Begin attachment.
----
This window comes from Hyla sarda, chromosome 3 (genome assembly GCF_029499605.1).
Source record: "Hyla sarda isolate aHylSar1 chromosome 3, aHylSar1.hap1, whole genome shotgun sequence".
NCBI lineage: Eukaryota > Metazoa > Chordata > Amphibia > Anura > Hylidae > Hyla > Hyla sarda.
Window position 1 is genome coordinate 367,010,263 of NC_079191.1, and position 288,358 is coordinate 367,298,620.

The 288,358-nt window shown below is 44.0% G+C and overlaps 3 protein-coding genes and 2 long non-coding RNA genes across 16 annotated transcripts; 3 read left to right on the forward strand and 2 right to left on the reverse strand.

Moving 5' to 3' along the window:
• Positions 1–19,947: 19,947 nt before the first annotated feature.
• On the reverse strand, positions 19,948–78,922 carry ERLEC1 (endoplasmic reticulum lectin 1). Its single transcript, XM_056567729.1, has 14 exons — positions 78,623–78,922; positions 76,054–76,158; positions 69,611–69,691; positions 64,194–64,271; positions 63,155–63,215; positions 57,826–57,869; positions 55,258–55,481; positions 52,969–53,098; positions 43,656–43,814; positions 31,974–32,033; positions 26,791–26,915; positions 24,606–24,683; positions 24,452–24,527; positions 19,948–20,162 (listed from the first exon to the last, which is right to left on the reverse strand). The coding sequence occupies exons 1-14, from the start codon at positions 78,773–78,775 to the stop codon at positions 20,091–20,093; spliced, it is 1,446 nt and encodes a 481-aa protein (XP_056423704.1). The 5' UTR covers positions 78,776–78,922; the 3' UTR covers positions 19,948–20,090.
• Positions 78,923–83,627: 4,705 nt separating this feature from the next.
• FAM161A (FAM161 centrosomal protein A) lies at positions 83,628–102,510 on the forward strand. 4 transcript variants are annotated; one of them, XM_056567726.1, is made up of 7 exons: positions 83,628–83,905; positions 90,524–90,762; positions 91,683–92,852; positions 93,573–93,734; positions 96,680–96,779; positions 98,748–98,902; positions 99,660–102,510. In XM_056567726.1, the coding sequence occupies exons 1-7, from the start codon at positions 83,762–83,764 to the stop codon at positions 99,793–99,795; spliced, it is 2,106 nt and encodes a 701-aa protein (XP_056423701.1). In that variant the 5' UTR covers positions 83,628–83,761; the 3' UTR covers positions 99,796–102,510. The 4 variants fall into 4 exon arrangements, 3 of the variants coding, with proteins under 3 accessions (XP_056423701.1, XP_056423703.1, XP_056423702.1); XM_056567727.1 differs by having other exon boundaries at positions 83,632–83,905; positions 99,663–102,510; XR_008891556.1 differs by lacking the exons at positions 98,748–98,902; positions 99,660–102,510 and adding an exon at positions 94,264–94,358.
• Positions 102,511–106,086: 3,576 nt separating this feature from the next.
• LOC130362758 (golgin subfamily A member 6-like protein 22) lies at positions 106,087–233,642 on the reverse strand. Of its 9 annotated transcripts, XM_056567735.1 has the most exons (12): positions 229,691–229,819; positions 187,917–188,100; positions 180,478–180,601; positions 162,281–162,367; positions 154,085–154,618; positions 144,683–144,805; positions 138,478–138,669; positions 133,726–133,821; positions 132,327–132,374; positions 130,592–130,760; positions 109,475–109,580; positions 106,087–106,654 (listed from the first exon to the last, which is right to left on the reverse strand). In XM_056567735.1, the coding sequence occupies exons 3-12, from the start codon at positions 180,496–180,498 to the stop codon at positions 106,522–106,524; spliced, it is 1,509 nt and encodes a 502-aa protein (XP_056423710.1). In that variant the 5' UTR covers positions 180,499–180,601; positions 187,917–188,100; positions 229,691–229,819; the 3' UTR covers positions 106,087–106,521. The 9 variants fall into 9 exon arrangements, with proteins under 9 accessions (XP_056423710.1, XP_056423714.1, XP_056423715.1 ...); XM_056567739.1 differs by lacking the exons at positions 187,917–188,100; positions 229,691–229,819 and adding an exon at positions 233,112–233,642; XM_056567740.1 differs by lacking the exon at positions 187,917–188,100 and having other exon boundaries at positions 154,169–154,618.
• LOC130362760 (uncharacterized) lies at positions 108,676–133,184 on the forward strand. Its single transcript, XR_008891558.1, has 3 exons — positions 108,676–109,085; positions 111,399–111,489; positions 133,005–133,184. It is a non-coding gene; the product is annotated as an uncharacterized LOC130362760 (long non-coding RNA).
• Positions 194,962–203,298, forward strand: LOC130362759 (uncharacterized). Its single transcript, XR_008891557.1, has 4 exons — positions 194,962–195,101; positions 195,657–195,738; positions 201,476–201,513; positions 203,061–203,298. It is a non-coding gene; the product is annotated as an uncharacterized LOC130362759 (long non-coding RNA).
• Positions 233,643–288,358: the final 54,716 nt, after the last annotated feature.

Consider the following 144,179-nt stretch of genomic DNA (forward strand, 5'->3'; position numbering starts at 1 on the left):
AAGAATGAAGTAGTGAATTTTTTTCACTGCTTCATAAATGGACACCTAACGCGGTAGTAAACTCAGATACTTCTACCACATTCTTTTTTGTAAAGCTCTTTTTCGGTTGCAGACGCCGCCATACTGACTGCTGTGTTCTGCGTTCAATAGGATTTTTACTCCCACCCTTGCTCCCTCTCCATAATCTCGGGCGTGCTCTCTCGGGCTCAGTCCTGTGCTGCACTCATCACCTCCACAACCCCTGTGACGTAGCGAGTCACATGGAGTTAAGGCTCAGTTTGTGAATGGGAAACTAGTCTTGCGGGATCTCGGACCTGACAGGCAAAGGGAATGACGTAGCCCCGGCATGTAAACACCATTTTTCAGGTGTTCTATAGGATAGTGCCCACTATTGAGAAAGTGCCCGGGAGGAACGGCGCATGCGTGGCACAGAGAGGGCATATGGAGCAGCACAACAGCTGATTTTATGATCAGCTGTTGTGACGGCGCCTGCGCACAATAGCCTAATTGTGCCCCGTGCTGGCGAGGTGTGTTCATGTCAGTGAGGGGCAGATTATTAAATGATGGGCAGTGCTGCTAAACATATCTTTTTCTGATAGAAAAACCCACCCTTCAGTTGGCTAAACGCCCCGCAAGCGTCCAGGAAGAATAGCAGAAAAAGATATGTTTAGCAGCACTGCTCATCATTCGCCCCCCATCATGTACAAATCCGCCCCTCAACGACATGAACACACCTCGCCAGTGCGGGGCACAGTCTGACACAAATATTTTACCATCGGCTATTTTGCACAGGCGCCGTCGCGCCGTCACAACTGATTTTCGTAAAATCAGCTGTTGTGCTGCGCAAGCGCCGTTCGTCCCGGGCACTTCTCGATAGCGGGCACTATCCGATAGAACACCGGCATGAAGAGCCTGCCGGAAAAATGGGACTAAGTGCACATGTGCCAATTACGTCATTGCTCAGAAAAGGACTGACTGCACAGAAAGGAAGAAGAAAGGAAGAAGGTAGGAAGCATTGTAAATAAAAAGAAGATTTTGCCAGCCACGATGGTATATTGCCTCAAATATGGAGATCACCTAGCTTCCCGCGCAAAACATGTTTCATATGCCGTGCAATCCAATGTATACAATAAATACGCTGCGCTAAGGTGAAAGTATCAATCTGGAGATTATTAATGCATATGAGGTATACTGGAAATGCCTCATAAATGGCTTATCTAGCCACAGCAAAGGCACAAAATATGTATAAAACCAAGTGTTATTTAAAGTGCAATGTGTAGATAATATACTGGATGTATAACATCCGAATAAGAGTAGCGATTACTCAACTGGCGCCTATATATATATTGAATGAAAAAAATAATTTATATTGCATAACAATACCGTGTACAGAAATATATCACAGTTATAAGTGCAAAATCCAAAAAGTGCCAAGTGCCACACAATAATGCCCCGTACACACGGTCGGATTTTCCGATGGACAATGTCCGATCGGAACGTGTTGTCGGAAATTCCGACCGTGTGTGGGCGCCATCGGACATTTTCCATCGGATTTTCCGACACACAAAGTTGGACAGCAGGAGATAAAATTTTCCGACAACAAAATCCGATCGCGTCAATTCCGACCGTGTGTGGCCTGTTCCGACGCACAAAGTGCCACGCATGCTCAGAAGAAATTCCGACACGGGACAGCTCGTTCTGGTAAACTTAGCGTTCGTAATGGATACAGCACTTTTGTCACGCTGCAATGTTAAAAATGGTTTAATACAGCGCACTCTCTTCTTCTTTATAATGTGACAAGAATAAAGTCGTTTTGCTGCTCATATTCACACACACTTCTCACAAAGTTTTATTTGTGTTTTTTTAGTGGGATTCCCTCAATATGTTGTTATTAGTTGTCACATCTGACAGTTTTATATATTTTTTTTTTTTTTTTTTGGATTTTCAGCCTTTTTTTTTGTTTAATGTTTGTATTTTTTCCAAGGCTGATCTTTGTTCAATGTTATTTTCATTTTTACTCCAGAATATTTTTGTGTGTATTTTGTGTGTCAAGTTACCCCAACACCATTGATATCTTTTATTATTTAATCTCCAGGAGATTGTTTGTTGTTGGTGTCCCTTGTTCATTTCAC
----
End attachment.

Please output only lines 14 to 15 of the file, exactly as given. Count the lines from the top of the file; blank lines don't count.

• Positions 194,962–203,298, forward strand: LOC130362759 (uncharacterized). Its single transcript, XR_008891557.1, has 4 exons — positions 194,962–195,101; positions 195,657–195,738; positions 201,476–201,513; positions 203,061–203,298. It is a non-coding gene; the product is annotated as an uncharacterized LOC130362759 (long non-coding RNA).
• Positions 233,643–288,358: the final 54,716 nt, after the last annotated feature.